Makes about 8 servings
Wednesday, May 14, 2008
Soooo... for starters, why not add a few patterns which I would love to sew and possibly model someday? Like this beautiful Retro house robe. I would use a dress length. I love vintage and retro patterns. Unfortunately, real vintage patterns can rarely be found in plus sizes.
Or this very lovely and feminine dress. The only thing I dislike about this pattern is it can only be sewn in knit or stretchy fabrics. My fabric of choice is usually cotton or linen. But, since I do have a stash of knit fabric, I could definitely work on this.
This is just such a practical pattern. It has so many applications, I can see making several useful garments with it. I'd start with one of the tunics and the pants. All of these patterns are in the plus sized sections of the pattern companies.
And there you have it. A plan for the future. Sewing and modeling to inspire.
Thank YOU Gloria for your help in teaching me how to insert text between photographs!
Thursday, May 8, 2008
Of all the hobbies and crafts I enjoy, spinning fiber is probably my favorite. There's something so relaxing and ethereal about the feel of natural fibers against the skin. My favorite is mohair with its soft silky texture. Alpaca and merino wool are also favorites, but not as soft. In working with fibers, a spinning wheel is commonly used. I found out about this craft while visiting a Fiber festival. I had been wanting to buy some hand dyed artisan yarns, and knew this would be the place for good selection. There were a myriad of booths and demos, and I became fascinated with how they turned wool rovings into beautiful yarn. At once I also realized I too could spin my own yarn with the simple use of a drop spindle. It took some practice, but once I learned, I had so much fun! My drop spindles were cheap too, under $15, so for me, that was the way to go. Of course, I long for a spinning wheel, but at around $500, I think I'll wait and save my pennies until I can afford it.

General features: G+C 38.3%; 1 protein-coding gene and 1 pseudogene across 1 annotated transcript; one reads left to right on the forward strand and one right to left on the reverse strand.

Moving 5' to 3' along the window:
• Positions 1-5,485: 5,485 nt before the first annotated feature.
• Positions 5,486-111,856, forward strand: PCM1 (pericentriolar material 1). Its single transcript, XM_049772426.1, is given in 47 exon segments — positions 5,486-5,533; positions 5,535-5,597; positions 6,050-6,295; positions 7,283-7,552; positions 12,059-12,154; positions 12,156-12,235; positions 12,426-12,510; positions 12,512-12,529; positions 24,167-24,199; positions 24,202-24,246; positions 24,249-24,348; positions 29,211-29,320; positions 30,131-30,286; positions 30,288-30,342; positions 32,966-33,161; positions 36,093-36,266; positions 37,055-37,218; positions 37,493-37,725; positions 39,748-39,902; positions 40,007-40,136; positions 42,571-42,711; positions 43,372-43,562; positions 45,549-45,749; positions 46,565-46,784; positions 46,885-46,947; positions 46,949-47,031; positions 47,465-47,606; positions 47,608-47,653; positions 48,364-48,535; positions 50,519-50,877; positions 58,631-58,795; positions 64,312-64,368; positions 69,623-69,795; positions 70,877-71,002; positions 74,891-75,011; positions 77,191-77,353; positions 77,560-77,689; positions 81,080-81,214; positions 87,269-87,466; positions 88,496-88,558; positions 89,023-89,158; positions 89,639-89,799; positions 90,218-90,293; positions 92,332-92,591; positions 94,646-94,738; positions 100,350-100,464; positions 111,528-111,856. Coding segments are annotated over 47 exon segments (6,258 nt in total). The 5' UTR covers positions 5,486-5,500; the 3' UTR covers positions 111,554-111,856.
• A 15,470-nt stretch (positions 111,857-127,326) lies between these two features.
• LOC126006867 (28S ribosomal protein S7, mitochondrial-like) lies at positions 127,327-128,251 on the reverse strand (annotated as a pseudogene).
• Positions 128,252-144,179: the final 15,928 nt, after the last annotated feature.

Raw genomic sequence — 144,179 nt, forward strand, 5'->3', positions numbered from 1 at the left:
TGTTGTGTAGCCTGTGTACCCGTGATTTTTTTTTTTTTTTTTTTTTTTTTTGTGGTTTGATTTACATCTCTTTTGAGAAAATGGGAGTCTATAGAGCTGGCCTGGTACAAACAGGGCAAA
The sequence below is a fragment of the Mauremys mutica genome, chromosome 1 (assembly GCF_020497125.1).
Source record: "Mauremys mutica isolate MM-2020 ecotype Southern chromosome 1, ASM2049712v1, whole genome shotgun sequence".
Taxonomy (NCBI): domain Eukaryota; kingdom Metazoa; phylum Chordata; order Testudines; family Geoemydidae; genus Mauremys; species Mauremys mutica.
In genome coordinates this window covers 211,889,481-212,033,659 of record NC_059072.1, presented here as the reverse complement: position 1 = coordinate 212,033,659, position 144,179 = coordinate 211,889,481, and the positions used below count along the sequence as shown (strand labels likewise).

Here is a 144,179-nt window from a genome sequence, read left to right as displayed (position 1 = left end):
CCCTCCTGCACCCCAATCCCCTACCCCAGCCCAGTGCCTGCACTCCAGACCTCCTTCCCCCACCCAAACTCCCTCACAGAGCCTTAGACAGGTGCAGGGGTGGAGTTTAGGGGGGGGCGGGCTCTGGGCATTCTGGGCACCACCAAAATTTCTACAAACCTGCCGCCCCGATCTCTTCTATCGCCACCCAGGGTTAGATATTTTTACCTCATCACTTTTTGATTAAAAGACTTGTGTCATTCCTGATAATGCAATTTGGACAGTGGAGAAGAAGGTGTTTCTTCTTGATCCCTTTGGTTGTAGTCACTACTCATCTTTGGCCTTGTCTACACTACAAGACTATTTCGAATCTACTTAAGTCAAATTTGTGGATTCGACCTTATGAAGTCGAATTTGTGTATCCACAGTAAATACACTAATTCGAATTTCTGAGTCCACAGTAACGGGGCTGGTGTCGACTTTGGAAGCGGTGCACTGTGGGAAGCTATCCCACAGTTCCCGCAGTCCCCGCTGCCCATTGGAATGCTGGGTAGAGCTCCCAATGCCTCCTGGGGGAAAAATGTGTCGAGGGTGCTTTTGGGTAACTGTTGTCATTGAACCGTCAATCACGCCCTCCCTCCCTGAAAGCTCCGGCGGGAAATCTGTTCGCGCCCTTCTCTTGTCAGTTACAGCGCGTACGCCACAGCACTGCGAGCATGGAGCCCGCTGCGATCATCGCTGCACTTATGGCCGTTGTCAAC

Now, with spinning comes the need for other items, such as a niddy noddy. Although the name sounds strange and rather comical, it is simply a frame you need for placing your yarn from the the spinning wheel or the drop spindle. It forms the initial skein, after which you can wash and prep your raw yarn. Another item you might find useful is a swift which is used for winding your finished yarn into a skein. Of course, it is also expensive, so instead I use an empty paper towel roll, and proceed to wind my yarn into a nicely shaped ball. You could also use a nostepinne but to me they are still rather costly. The paper towel roll works just fine, you just have to rotate your wrist whilst winding. Spinning, as Ms. Martha says, "It's a good thing!"